Medtronic develops and manufactures a wide range of products and therapies with an emphasis on providing a complete continuum of care to diagnose, prevent, and monitor chronic conditions. Each year, its therapies help more than 7 million people. Its key business units include Cardiac Rhythm Disease Management (CRDM), Neuromodulation, Spinal and Biologics, Diabetes, Cardio Vascular, Surgical Technologies, and Physio-Control.

A leading maker of implantable biomedical devices, the company makes defibrillators and pacemakers that shock the heart to help it beat normally. Subsidiary Medtronic Sofamor Danek makes spinal implant devices, and its neurological division makes neurostimulation devices and products that treat urinary incontinence. Medtronic Cardio Vascular produces catheters, stents, valves, and surgical ablation technologies used to treat vascular and heart disease. Medtronic also makes devices for diabetes; ear, nose, and throat (ENT) conditions; and emergency medicine.

Founded in 1949 and headquartered in Minneapolis, Minn., Medtronic does business in more than 120 countries with regional headquarters in Switzerland and Japan. Its chief competitors include Boston Scientific, Johnson & Johnson, and St. Jude Medical.

While its pretax income dipped 10.1% from 2008 to 2009, its sales increased by 8.0% and its R&D grew by 6.3%. If you adjust for certain restructuring charges, litigation costs, and in-process R&D, the company would have shown double-digit pretax income growth, more in line with the sales increase.

Medtronic’s strategic vision is its “One Medtronic” strategy: reaching within and across all operating segments to make its whole greater than the sum of its parts. The main tenets of this approach are:

• Driving sustainable long-term growth through innovation
• A strong focus on improving operating margins
• Delivering EPS growth and disciplined capital allocation
• Aligning the organization for market-leading and consistent execution


The company’s growth strategy is focused in three areas: protecting and growing share, developing new and existing markets, and expanding geographically. For example, strong international growth was broad-based with Western Europe, Greater China, Other Asia, the Middle East and Africa, and Latin America, as well as five of its seven segments delivering double-digit fourth-quarter results, driven by multiple product lines.

Medtronic currently does not expect Europe’s economic situation and the possible reduction of European healthcare budgets to have a negative impact on 2011. Also, the company does not feel that the rumored pricing constraints regarding pharmaceuticals in Europe will impact its products.

Its Atrial Fibrillation (AF) Solutions and Structural Heart businesses performed well in Europe. The CRDM Implantables business had a very strong fourth quarter in China and Other Asia. In Europe, its two drug-eluting stents, Endeavor and Resolute, continued to take share. The Endovascular business had another quarter of solid double-digit international growth, driven by the continued adoption of Endurant, AAA, and Valiant thoracic. Balloon Kyphoplasty grew in Western Europe as turnaround efforts began to have an impact.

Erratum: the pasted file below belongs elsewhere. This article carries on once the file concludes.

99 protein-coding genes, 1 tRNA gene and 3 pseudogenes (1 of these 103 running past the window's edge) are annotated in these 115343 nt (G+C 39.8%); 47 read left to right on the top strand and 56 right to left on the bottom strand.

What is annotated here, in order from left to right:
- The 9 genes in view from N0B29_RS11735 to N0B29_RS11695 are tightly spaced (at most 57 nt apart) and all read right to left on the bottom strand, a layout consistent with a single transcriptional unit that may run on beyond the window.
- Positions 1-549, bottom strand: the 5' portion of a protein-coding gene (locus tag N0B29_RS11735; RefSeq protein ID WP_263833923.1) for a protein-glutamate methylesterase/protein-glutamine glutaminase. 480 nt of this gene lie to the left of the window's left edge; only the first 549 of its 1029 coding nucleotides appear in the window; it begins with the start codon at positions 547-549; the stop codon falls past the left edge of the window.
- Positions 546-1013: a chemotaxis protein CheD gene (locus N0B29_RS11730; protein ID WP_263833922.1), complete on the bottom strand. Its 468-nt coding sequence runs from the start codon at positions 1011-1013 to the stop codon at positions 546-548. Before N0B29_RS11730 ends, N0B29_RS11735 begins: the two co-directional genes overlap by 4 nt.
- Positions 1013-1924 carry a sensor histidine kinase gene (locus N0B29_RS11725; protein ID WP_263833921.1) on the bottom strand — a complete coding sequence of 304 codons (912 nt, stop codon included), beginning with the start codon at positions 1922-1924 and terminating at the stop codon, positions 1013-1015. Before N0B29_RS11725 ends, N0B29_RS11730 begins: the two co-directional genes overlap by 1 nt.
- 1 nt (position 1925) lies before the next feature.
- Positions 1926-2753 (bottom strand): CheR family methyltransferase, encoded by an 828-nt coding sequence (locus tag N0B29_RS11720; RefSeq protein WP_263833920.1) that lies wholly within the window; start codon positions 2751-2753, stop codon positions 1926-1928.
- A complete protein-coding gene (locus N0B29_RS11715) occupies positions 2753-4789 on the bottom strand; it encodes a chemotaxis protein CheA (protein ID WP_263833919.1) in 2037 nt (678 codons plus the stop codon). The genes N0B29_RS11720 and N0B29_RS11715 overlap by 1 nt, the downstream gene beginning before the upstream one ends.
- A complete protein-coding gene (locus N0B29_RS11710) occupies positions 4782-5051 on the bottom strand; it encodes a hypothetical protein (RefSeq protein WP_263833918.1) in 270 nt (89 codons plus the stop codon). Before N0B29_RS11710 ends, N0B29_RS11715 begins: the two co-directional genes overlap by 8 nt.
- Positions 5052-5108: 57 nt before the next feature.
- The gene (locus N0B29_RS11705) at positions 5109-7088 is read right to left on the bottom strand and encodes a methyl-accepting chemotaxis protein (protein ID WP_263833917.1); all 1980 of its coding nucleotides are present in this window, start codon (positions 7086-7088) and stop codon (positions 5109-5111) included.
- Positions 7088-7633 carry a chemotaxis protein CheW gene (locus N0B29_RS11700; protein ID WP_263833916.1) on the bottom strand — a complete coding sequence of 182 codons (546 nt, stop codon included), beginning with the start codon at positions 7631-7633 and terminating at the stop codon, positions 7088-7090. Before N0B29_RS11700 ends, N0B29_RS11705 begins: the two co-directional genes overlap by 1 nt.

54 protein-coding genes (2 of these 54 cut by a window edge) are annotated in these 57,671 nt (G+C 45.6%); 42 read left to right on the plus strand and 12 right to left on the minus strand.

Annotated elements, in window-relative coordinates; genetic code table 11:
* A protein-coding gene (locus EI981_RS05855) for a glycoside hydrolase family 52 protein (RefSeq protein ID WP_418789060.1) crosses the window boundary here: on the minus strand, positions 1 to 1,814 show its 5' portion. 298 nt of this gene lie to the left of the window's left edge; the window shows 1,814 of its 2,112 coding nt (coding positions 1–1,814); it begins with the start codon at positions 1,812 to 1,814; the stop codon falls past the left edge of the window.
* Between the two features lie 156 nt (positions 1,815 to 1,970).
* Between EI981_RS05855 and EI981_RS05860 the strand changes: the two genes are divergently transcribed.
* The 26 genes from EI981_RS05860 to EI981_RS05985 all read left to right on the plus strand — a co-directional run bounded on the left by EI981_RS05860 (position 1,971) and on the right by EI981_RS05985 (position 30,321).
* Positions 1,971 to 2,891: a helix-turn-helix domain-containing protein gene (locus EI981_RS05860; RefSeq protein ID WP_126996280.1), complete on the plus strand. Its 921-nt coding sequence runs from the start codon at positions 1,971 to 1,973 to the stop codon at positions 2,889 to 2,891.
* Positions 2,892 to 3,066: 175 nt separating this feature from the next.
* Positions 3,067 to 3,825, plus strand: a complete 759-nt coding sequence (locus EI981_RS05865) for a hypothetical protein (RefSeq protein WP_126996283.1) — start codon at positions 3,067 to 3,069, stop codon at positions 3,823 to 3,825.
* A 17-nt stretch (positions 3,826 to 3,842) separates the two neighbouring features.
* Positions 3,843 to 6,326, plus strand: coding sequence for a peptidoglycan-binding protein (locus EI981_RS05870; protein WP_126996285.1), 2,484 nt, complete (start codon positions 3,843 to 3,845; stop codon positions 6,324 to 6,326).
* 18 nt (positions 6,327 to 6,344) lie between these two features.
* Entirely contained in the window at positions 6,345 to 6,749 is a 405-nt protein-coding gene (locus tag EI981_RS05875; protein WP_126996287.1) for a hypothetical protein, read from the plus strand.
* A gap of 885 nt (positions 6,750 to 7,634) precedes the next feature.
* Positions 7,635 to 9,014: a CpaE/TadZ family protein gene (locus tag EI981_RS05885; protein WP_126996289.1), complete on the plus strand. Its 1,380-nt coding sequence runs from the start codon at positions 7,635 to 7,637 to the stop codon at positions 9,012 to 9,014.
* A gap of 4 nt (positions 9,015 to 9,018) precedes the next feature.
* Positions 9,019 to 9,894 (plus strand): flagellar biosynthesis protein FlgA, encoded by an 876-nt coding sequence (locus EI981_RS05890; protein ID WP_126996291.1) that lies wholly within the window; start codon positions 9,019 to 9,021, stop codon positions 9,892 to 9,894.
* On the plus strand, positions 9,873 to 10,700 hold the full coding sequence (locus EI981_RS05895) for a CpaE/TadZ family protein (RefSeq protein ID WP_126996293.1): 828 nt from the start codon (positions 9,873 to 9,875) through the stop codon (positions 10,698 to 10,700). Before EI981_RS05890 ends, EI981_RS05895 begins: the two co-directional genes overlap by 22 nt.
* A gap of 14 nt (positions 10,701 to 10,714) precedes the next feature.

In the Neuromodulation segment, Pain Stim, DBS, and Uro/Gastro experienced double-digit growth in Europe and Central Asia. Diabetes saw strong pump growth in the fourth quarter in Western Europe and Other Asia, driven by the expanded launch of the Veo insulin pump.

In AF Solutions, Medtronic had good results at the stock AF trial at the American College of Cardiology (ACC) and at the Heart Rhythm Society (HRS). The Arctic Front (catheter system) submission was completed in March, and the company hopes to receive Food and Drug Administration (FDA) approval later in 2010. Progress is also being made toward U.S. approval of the Ablation Frontiers catheters, which is anticipated in the second half of 2011. Medtronic intends to be the first company with on-label indications for all stages of AF.

In the fourth quarter, the company achieved the number-one position in the aortic transcatheter valve market, taking meaningful share even with competition from Edwards Lifesciences and Abbott Labs. Regarding the CoreValve U.S. IDE, discussions with the FDA are going very well and the trial is expected to begin this summer. Medtronic also completed the acquisition of Invatec late in the fourth quarter. Invatec is expected to contribute to the growth of the Cardio Vascular segment in 2011, adding important new products to adjacent areas of the Coronary and Peripheral Vascular businesses.